National Collegiate Honors Council

 

Title

Dollhouse

Date of this Version

2017

Document Type

Article

Citation

UReCA: The NCHC Journal of Undergraduate Research and Creative Activity: http://www.nchc-ureca.com/

Comments

Copyright @ by the author.

Abstract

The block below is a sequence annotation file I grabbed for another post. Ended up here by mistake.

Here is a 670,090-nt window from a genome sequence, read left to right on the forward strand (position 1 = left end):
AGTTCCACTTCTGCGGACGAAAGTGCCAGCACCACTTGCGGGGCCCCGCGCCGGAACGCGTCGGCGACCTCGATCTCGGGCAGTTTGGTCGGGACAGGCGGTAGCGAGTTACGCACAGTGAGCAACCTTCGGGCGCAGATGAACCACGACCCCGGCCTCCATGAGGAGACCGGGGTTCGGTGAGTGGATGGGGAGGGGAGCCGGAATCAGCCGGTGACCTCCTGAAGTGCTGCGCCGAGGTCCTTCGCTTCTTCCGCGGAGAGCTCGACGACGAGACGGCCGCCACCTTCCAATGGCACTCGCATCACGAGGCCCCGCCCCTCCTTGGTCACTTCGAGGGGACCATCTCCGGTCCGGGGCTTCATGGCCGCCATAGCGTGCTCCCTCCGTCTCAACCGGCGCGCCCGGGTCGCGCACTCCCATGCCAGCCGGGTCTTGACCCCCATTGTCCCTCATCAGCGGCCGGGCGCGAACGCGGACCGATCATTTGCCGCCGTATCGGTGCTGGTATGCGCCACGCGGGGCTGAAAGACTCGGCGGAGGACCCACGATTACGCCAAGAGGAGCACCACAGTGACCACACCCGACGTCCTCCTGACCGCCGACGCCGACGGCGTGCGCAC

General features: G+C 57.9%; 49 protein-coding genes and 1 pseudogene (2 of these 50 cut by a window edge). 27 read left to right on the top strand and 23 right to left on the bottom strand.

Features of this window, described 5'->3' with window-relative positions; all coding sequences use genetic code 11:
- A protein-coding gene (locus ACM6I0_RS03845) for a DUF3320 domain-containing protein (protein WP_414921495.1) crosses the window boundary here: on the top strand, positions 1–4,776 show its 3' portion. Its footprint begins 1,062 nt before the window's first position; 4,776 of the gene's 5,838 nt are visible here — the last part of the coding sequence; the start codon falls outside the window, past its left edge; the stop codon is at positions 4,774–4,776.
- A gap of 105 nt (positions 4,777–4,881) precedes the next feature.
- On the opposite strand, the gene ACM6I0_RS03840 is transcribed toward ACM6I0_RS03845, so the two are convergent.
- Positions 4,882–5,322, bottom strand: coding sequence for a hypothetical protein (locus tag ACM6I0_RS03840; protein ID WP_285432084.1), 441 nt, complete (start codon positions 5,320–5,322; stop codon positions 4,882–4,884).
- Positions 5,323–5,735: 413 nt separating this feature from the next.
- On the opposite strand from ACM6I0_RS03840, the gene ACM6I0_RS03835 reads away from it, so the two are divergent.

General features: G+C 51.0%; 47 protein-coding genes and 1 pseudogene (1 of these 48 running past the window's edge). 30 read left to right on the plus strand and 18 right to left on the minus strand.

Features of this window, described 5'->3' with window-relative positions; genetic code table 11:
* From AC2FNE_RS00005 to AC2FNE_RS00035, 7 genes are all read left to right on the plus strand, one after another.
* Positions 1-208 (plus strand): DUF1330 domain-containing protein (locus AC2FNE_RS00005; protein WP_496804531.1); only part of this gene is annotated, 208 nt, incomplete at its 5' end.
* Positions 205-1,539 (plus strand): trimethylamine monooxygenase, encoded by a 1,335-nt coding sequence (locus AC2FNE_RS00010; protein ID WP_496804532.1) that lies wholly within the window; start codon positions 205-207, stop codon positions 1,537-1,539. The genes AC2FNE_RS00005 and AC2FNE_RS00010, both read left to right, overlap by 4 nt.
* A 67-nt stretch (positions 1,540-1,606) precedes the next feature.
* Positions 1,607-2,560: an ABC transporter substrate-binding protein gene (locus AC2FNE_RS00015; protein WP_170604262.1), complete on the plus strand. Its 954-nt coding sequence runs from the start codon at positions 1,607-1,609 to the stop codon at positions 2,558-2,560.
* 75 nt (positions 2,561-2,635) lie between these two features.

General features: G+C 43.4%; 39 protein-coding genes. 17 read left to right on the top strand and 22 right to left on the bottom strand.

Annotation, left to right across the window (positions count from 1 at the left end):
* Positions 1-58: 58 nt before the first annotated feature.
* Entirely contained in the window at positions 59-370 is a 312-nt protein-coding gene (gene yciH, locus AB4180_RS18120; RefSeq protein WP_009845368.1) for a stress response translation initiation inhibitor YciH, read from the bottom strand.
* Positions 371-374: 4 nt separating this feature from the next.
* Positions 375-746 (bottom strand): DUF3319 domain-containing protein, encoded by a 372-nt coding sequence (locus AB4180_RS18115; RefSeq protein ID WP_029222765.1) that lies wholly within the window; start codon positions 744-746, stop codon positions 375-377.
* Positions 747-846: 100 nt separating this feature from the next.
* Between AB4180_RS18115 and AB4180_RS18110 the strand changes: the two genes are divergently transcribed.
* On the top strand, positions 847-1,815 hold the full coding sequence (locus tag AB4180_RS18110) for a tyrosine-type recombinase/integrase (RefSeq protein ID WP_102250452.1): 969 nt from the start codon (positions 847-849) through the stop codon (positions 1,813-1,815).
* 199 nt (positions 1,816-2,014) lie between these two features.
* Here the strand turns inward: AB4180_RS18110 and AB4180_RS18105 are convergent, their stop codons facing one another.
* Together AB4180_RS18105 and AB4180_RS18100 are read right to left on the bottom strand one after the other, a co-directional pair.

Dolls have been used to reinforce gender roles way before Barbie became a household name. In 1879, Henrik Isben published A Doll’s House, a play in which a Norwegian housewife has a groundbreaking epiphany about how marriage has reduced her life to child’s play. There has been controversy about the critique of the domesticated housewife as a concern for women’s rights. Many women enjoy their role as homemakers, wives, and mothers. However this series, Doll House, was made as a very personal response to how growing up in poverty and a small, isolated community can really distort gender identity by equivalating marriage and success. Where woman lack opportunities in education and the workplace, obsession with superficial qualities ensue in pursuit of the financially independent gentleman caller. (I ain’t saying she a gold digger, but…) Mix financial desperation with social pressures, superficial media, and our culture’s obsession with porn culture and misogyny can easily distort the female identity to a life of plastic.

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